How Do I Become a Tax Collector?

Explore the career requirements for tax collectors. Get the facts about education and training, key skills and salary information to find out if this is the career for you. Schools offering Finance degrees can also be found in these popular choices.

What Does a Tax Collector Do?

As a tax collector you will represent government agencies and coordinate the requisition of funds. Tax collectors review the filed documents of businesses and individuals to verify accuracy and lawfulness. If anything needs to be clarified or investigated, they will conduct an audit and contact the taxpayer. Either additional payment requests or refunds will be issued. In some cases, wages must be garnished to settle debt. The following table presents some basic information:

Degree Required Bachelor's degree (recommended)
Training Required On-the-job training program, continuing education
Key Skills Computer skills, quantitative skills, communication, negotiation, professionalism
Certification Background check, valid driver's license
Job Growth (2014-24) -6%* (for tax examiners and collectors, and revenue agents)
Median Salary (2015) $51,430* (for tax examiners and collectors, and revenue agents)

Source: *U.S. Bureau of Labor Statistics

What Skills Do I Need as a Tax Collector?

As a tax collector, you will contact and correspond with taxpayers that have delinquent accounts. Computer skills will be necessary to access and research taxpayer accounts. Quantitative skills are also needed because part of your job will be to research a person's financial status in determining his or her ability to pay delinquent taxes.

Correspondence with taxpayers may be written or verbal and requires strong communication skills. Your job will sometimes require you to make the decision to take a lien on assets or garnish the wages of an individual. Any related correspondence may be reviewed in a court of law and needs to be done in a professional manner.

Negotiating skills can be helpful when trying to reach payment deals with taxpayers. Strong professionalism and the ability to maintain confidentiality are also required for this job.

What Education Do I Need?

A bachelor's degree or acceptable experience in a related field, such as collections or investigation may be acceptable to secure entry-level positions as a tax collector for state or local government agencies and the Internal Revenue Service. You may consider a bachelor's degree program in accounting, criminal justice, finance or business to prepare for this career if you have no related experience.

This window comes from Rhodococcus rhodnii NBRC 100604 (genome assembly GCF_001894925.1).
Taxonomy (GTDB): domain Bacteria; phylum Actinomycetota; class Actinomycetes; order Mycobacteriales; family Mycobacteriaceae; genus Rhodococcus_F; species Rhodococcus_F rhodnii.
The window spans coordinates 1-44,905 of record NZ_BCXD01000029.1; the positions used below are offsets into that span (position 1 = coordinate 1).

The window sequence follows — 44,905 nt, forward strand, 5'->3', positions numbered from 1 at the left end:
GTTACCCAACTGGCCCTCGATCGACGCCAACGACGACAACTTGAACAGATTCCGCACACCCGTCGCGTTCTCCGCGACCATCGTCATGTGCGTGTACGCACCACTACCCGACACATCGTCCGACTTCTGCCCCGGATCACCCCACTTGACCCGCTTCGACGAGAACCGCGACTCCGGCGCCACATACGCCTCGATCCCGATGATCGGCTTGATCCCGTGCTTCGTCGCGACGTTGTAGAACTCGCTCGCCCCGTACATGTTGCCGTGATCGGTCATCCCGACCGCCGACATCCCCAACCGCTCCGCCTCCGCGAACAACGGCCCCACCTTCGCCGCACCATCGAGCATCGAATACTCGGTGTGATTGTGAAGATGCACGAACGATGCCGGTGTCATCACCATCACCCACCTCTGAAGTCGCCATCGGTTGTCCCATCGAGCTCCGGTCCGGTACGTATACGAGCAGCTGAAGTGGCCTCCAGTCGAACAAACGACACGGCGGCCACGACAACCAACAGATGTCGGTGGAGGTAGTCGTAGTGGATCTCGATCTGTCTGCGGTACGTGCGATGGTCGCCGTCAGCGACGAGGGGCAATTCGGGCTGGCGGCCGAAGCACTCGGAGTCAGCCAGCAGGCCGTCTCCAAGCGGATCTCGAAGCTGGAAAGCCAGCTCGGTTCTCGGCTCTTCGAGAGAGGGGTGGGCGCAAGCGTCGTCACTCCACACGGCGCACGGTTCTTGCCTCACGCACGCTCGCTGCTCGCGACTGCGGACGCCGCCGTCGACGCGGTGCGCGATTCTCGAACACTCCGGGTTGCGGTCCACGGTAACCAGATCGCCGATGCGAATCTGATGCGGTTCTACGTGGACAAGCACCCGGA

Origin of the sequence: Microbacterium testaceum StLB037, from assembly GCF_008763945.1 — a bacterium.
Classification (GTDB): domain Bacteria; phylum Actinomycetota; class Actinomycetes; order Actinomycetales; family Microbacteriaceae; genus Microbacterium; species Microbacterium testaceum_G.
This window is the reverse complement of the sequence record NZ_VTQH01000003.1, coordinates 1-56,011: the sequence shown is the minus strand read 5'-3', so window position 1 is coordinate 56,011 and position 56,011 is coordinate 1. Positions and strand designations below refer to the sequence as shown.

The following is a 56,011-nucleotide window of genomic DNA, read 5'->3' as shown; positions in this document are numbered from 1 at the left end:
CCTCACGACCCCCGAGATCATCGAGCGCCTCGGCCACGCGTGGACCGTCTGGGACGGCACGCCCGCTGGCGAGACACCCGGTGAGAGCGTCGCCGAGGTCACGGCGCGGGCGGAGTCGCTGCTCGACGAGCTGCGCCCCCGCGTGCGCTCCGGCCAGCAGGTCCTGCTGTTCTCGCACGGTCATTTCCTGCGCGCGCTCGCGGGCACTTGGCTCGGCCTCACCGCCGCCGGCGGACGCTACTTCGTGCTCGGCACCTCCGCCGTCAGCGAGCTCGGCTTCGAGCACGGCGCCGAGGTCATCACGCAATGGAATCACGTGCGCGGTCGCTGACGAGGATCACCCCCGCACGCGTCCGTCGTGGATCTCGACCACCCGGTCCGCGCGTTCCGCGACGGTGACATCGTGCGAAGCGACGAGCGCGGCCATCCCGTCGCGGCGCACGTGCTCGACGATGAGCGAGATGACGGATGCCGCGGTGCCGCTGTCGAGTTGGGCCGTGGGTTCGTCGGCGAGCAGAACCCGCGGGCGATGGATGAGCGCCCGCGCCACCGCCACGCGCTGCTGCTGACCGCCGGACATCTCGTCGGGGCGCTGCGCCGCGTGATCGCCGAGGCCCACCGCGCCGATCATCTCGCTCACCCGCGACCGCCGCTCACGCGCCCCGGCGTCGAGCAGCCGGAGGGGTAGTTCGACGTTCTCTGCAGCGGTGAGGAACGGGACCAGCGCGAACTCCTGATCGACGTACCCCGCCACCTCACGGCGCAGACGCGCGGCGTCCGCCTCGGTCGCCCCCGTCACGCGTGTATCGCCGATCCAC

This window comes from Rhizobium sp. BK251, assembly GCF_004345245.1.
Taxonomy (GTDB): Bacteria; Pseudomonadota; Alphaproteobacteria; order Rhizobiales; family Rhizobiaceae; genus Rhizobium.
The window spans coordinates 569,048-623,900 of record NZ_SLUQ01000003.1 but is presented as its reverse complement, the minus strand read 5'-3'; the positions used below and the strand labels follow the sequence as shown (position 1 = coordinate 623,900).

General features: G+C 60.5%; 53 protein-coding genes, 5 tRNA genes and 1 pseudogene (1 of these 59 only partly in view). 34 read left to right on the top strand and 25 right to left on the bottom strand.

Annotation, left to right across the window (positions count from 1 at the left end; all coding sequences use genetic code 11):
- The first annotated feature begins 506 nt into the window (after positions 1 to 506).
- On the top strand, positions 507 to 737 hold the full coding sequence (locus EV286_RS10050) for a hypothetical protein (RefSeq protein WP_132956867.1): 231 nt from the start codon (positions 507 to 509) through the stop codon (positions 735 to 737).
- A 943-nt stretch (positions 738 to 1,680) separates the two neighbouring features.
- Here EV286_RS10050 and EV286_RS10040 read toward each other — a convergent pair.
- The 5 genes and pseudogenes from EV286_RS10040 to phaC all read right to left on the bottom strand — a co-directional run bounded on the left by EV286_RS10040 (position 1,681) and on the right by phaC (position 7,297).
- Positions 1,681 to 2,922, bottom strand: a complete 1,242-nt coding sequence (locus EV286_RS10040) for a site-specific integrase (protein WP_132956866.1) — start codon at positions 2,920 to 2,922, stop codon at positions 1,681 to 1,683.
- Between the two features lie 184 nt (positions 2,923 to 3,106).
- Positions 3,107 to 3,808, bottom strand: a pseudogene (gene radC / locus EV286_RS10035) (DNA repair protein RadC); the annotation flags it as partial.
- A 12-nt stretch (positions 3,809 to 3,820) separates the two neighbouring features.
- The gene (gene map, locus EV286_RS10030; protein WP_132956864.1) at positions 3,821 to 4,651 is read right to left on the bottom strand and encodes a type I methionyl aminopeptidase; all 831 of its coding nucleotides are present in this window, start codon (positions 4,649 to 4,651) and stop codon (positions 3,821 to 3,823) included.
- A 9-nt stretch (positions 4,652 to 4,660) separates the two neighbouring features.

Will I Need Additional Training?

Most government agencies offer on-the-job training programs that may last as long as two years. During training, you will usually work under the guidance of an experienced tax collector.

The IRS offers multiple training options to new hires. In addition to on-the-job training, you can partake in classroom or web-based classes and continuing education courses offered by the organization. The IRS also offers tuition reimbursement, so you can go back to college to get more training, if you prefer.

Are There Additional Requirements?

Part of your job is to stay current with changes in the tax laws, so continuing education is highly recommended and may be mandated by some employers. To work for the IRS and possibly for other government agencies, you will need to pass a background check. Additionally, many positions require traveling to meet with taxpayers at their location, so a valid driver's license is often required.

What Are Some Related Alternative Careers?

Related careers include accountants and auditors, budget analysts and cost estimators. Accountants and auditors manage financial documents and plans. Budget analysts handle finances for public and private institutions. Cost estimators assess the amount of resources required for product manufacturing. All of these fields require a bachelor's degree.

To continue researching, browse degree options below for course curriculum, prerequisites and financial aid information. Or, learn more about the subject by reading the related articles below:

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